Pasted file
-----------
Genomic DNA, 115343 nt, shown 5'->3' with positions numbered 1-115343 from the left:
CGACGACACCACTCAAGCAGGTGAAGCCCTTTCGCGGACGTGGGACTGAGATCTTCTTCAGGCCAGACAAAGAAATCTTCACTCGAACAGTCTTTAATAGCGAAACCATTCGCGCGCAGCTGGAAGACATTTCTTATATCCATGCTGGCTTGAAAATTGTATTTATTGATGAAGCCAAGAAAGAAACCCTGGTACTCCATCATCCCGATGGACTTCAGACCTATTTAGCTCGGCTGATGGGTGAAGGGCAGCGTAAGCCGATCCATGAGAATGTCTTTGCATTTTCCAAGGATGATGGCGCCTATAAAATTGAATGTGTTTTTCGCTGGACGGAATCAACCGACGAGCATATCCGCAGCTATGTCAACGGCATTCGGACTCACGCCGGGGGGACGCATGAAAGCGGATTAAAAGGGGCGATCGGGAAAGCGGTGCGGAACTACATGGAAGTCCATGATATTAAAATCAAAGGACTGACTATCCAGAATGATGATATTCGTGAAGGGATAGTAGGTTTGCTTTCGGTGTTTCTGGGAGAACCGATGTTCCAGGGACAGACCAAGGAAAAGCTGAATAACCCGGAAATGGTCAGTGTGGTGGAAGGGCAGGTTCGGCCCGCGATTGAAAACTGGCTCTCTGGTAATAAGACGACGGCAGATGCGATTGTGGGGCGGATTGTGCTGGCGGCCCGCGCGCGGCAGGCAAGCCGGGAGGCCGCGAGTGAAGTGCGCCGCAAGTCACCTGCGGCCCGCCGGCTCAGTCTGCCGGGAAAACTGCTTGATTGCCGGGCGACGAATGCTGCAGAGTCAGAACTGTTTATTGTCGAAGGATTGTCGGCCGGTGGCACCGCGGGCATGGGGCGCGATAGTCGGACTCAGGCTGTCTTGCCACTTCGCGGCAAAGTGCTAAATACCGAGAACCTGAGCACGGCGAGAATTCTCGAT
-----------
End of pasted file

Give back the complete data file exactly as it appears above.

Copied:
Genomic DNA, 115343 nt, shown 5'->3' with positions numbered 1-115343 from the left:
CGACGACACCACTCAAGCAGGTGAAGCCCTTTCGCGGACGTGGGACTGAGATCTTCTTCAGGCCAGACAAAGAAATCTTCACTCGAACAGTCTTTAATAGCGAAACCATTCGCGCGCAGCTGGAAGACATTTCTTATATCCATGCTGGCTTGAAAATTGTATTTATTGATGAAGCCAAGAAAGAAACCCTGGTACTCCATCATCCCGATGGACTTCAGACCTATTTAGCTCGGCTGATGGGTGAAGGGCAGCGTAAGCCGATCCATGAGAATGTCTTTGCATTTTCCAAGGATGATGGCGCCTATAAAATTGAATGTGTTTTTCGCTGGACGGAATCAACCGACGAGCATATCCGCAGCTATGTCAACGGCATTCGGACTCACGCCGGGGGGACGCATGAAAGCGGATTAAAAGGGGCGATCGGGAAAGCGGTGCGGAACTACATGGAAGTCCATGATATTAAAATCAAAGGACTGACTATCCAGAATGATGATATTCGTGAAGGGATAGTAGGTTTGCTTTCGGTGTTTCTGGGAGAACCGATGTTCCAGGGACAGACCAAGGAAAAGCTGAATAACCCGGAAATGGTCAGTGTGGTGGAAGGGCAGGTTCGGCCCGCGATTGAAAACTGGCTCTCTGGTAATAAGACGACGGCAGATGCGATTGTGGGGCGGATTGTGCTGGCGGCCCGCGCGCGGCAGGCAAGCCGGGAGGCCGCGAGTGAAGTGCGCCGCAAGTCACCTGCGGCCCGCCGGCTCAGTCTGCCGGGAAAACTGCTTGATTGCCGGGCGACGAATGCTGCAGAGTCAGAACTGTTTATTGTCGAAGGATTGTCGGCCGGTGGCACCGCGGGCATGGGGCGCGATAGTCGGACTCAGGCTGTCTTGCCACTTCGCGGCAAAGTGCTAAATACCGAGAACCTGAGCACGGCGAGAATTCTCGAT